* To whom correspondence should be addressed.
Received November 16, 2006; Revision received December 6, 2006
The electrochemical reduction of the heme protein sterol-14alpha-demethylase from Mycobacterium tuberculosis (CYP51b1, or further CYP51) was investigated. Direct electron transfer was demonstrated between CYP51 and graphite screen-printed electrodes modified with gold nanoparticles and with the membrane-like synthetic surfactant didodecyl dimethylammonium bromide. The formal potential of the Fe3+/Fe2+ pair, E1/2, is equal to -273 mV (vs. Ag/AgCl). The cathodic current corresponding to the reduction of oxygen by immobilized heme protein was registered in the presence of oxygen. Addition of lanosterol, one of the substrates of the CYP51 family, to the oxygenated solution caused a concentration-dependent increase in the reduction current in voltammetric and amperometric experiments. Ketoconazole, an inhibitor of CYP51, inhibited the catalytic cathodic current in the presence of lanosterol. Electrochemical reduction of CYP51 may serve as an adequate alternative to the reconstituted system, which requires additional redox partners for the exhibition of catalytic activity of heme proteins of the cytochrome P450 superfamily.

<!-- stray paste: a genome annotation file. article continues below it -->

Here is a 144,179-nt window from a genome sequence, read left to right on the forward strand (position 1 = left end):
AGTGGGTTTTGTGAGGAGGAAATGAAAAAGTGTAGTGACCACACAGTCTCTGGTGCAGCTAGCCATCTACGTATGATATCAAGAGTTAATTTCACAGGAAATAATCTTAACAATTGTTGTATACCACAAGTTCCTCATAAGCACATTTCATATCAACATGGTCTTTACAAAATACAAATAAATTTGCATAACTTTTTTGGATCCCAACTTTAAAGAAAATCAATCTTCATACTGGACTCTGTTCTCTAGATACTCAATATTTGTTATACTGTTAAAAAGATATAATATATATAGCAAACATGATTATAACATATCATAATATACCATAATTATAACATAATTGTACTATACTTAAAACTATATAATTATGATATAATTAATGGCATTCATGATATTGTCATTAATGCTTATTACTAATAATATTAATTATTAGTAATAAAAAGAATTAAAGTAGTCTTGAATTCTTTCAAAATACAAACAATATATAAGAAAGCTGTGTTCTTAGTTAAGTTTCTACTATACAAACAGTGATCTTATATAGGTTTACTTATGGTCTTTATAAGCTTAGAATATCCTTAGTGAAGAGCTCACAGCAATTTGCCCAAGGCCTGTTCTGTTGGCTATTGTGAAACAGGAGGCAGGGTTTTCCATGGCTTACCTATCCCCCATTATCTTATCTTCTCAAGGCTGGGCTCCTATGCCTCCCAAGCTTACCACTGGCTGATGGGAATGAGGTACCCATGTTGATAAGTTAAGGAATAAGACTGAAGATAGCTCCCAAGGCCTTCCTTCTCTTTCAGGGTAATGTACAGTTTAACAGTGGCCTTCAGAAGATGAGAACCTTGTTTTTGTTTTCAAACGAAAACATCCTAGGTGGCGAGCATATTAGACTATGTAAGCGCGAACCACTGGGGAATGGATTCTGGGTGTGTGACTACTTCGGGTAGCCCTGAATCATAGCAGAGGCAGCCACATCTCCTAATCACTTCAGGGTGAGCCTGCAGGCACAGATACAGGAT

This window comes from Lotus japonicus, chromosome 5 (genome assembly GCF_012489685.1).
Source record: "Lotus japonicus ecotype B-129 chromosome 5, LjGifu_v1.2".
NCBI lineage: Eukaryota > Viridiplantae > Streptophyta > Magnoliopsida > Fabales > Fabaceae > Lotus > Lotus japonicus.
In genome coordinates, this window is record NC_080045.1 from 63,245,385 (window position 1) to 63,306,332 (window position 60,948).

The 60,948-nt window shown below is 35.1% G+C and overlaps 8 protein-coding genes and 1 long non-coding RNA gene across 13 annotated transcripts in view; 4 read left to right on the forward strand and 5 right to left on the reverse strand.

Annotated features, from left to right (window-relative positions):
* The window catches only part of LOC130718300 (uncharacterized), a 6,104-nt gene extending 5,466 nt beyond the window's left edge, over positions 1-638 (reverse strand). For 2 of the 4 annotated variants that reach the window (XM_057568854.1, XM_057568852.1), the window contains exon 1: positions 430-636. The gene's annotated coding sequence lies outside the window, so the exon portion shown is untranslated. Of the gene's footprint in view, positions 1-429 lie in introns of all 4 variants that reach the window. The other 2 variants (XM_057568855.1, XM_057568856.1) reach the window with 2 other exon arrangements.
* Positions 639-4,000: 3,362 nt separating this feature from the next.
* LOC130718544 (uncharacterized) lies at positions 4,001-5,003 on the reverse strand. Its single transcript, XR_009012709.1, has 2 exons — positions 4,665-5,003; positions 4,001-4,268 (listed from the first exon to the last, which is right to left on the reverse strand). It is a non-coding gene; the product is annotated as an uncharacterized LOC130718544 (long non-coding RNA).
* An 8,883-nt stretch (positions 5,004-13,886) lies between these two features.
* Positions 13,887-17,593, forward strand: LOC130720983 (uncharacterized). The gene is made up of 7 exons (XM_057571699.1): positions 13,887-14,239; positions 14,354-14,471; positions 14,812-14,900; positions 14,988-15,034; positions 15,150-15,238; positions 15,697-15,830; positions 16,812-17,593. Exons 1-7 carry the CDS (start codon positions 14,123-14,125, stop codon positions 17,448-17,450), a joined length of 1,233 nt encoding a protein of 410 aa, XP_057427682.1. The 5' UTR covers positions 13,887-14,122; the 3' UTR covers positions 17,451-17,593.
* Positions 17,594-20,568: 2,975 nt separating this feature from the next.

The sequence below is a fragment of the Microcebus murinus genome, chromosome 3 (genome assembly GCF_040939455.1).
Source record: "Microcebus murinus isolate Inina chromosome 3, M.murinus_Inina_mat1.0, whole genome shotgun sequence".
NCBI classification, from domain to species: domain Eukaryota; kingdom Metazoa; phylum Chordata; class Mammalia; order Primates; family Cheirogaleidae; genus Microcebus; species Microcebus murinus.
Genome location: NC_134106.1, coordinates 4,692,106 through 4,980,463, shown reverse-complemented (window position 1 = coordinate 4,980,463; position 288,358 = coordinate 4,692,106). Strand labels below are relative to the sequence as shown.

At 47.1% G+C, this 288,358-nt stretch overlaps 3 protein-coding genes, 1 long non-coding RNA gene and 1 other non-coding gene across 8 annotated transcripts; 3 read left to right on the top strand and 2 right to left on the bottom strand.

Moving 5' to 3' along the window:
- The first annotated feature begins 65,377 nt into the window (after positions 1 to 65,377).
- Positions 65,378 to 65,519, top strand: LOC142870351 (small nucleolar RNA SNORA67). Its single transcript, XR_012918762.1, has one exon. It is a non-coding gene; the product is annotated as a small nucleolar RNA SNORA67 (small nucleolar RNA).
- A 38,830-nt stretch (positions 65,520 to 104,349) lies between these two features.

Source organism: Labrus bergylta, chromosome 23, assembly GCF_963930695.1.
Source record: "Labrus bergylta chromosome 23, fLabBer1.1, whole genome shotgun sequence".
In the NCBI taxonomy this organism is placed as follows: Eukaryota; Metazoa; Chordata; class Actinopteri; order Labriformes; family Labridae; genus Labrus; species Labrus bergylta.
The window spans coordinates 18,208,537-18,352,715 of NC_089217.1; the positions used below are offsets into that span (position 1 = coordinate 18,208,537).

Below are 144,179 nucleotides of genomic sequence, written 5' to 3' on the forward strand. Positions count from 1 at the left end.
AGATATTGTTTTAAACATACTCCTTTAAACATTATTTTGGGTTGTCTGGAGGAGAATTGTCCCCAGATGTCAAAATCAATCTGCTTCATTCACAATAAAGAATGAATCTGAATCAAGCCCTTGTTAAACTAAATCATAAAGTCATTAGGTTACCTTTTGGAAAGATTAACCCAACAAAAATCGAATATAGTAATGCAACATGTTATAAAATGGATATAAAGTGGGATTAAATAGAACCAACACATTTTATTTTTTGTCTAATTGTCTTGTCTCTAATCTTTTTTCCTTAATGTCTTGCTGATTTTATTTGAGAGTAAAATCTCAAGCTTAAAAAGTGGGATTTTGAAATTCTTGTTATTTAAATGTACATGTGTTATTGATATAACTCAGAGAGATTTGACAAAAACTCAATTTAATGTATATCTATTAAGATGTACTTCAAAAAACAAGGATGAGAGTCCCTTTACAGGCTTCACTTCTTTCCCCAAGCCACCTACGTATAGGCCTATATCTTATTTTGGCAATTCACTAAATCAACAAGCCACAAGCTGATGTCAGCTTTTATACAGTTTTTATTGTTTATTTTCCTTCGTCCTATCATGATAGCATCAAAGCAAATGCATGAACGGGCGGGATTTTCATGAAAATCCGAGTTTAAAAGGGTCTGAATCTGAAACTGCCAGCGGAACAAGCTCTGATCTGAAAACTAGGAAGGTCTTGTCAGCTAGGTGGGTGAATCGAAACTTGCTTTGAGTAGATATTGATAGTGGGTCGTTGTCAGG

KEY WORDS: sterol-14alpha-demethylase from Mycobacterium tuberculosis (CYP51b1), lanosterol, ketoconazole, bioelectrochemistry